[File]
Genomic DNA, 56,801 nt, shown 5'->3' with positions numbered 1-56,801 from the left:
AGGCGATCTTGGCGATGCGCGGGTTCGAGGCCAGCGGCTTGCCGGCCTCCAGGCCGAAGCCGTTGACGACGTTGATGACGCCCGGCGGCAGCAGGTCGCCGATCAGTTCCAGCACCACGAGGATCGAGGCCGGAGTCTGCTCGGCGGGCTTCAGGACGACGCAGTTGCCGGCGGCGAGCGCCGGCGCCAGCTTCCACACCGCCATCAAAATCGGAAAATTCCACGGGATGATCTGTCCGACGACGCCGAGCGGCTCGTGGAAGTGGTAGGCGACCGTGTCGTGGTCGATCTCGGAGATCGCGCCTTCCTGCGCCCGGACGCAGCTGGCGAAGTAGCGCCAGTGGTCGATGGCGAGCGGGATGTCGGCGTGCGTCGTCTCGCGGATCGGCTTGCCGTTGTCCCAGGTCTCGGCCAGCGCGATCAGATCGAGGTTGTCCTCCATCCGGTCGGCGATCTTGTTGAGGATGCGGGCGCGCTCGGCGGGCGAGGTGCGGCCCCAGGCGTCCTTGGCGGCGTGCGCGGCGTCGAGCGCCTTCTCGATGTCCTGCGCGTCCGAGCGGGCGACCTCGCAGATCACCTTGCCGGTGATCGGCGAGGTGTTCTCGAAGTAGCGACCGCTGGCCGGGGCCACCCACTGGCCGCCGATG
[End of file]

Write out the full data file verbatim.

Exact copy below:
Genomic DNA, 56,801 nt, shown 5'->3' with positions numbered 1-56,801 from the left:
AGGCGATCTTGGCGATGCGCGGGTTCGAGGCCAGCGGCTTGCCGGCCTCCAGGCCGAAGCCGTTGACGACGTTGATGACGCCCGGCGGCAGCAGGTCGCCGATCAGTTCCAGCACCACGAGGATCGAGGCCGGAGTCTGCTCGGCGGGCTTCAGGACGACGCAGTTGCCGGCGGCGAGCGCCGGCGCCAGCTTCCACACCGCCATCAAAATCGGAAAATTCCACGGGATGATCTGTCCGACGACGCCGAGCGGCTCGTGGAAGTGGTAGGCGACCGTGTCGTGGTCGATCTCGGAGATCGCGCCTTCCTGCGCCCGGACGCAGCTGGCGAAGTAGCGCCAGTGGTCGATGGCGAGCGGGATGTCGGCGTGCGTCGTCTCGCGGATCGGCTTGCCGTTGTCCCAGGTCTCGGCCAGCGCGATCAGATCGAGGTTGTCCTCCATCCGGTCGGCGATCTTGTTGAGGATGCGGGCGCGCTCGGCGGGCGAGGTGCGGCCCCAGGCGTCCTTGGCGGCGTGCGCGGCGTCGAGCGCCTTCTCGATGTCCTGCGCGTCCGAGCGGGCGACCTCGCAGATCACCTTGCCGGTGATCGGCGAGGTGTTCTCGAAGTAGCGACCGCTGGCCGGGGCCACCCACTGGCCGCCGATG